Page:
Vitamin D is a naturally produced hormone made in skin that has been exposed to sunlight. It can also be obtained from the diet or as a nutritional supplement. The liver converts vitamin D into 25(OH)D, its active form. This chemical is used as the marker for vitamin D concentration in the blood. It is “activated” primarily by the kidneys into 1,25-dihydroxyvitamin D [1,25-(OH)2D]. However, most tissues, as well as most cancers, also convert 25(OH)D to the 1,25(OH)2D form. The vitamin D receptor is a nuclear receptor that regulates genes within the cell. In theory, vitamin D prevents cancer relapse by inhibiting cell proliferation, angiogenesis, and metastasis while inducing apoptosis.7

Over a decade ago, Zhou et al reported that the time of year a patient is operated on for lung cancer influences long-term survival. Patients who underwent surgery in the summer, when vitamin D levels in the body are presumably higher, survived longer. The authors studied the joint effects of surgery season and intake of vitamin D supplements and found that those who had surgery during summer with the highest vitamin D intake had better RFS (adjusted hazard ratio [HR]: 0.33; 95% confidence interval [CI]: 0.15-0.74) than patients who had winter surgery with the lowest vitamin D intake; 5-year RFS rate was 56% (34%-78%) for summer surgery/high intake group and 23% (4%-42%) for the winter surgery/low-intake group.8

While such prospective studies report higher 25(OH)D levels are associated with better survival, these have all been observational studies. Thus, there has been a need for a double-blinded, placebo-controlled trial to determine whether 25(OH)D deficiency has a causal role. This is the first interventional trial that attempts to elucidate this question.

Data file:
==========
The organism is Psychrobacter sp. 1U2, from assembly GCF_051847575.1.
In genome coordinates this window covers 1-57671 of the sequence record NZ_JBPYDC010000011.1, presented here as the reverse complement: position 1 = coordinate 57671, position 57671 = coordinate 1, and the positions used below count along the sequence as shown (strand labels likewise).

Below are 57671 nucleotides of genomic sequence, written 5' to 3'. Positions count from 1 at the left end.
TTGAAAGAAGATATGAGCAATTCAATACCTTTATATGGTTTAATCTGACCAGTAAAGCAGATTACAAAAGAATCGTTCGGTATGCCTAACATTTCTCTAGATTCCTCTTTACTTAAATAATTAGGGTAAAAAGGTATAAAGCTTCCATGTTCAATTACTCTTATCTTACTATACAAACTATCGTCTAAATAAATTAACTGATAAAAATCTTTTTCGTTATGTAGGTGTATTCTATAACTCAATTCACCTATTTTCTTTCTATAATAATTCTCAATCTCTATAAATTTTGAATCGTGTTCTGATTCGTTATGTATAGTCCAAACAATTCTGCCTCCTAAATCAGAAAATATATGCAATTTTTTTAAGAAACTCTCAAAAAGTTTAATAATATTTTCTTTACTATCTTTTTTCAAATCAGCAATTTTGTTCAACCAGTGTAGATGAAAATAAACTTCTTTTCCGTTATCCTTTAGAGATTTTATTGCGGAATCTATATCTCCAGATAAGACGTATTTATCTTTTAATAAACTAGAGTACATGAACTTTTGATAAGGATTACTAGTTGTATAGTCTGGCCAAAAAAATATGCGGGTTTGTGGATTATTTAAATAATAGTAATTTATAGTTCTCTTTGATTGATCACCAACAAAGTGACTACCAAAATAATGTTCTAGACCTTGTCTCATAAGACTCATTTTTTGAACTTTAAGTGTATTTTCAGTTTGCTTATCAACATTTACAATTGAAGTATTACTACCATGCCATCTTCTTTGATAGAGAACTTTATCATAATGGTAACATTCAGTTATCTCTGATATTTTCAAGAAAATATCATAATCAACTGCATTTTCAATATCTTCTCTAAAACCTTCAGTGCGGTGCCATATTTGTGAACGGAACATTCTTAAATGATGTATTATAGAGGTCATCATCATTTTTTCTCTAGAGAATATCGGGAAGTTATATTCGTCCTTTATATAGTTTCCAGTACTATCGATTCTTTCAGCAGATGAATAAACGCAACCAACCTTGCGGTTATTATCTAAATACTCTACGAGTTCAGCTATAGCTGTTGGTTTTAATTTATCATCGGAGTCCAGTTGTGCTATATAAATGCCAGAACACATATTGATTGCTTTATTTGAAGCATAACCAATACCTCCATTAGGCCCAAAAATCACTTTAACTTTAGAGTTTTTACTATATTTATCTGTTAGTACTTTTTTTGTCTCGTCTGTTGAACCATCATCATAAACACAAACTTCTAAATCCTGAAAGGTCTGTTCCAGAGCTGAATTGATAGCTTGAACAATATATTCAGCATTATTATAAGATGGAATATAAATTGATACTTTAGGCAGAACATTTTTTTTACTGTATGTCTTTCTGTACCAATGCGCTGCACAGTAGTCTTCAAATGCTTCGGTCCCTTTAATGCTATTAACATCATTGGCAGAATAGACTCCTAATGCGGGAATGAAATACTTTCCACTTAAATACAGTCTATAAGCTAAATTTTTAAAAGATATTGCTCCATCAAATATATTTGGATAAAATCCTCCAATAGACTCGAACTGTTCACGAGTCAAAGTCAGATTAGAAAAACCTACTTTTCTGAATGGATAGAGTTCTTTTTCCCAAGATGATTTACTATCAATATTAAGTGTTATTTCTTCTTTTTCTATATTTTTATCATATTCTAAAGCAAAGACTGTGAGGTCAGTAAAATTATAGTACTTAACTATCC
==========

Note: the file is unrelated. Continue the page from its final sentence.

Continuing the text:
In this study, vitamin D did not make a difference in the entire population of NSCLC patients, but it did make a significant difference in patients who had low concentrations of vitamin D at the study start.

Based on these results it is prudent to test vitamin D status in all NSCLC patients and supplement at least those patients whose levels are low, below 20 ng/mL. Setting a cutoff level of what to consider adequate may prove to be contentious; there does not appear to be risk in raising serum concentrations higher so many will argue to use a higher level than 20 ng/mL to select patients with whom to initiate treatment. In this study the patients in the experimental group received 1,200 IU of vitamin D3 per day.

About the Author

Jacob Schor ND, FABNO, is a graduate of National College of Naturopathic Medicine, Portland, Oregon, and now practices in Denver, Colorado. He served as president to the Colorado Association of Naturopathic Physicians and is on the board of directors of the Oncology Association of Naturopathic Physicians. He is recognized as a fellow by the American Board of Naturopathic Oncology. He serves on the editorial board for the International Journal of Naturopathic Medicine, Naturopathic Doctor News and Review (NDNR), and Integrative Medicine: A Clinician's Journal. In 2008, he was awarded the Vis Award by the American Association of Naturopathic Physicians. His writing appears regularly in NDNR, the Townsend Letter, and Natural Medicine Journal, where he is the Abstracts & Commentary editor.

References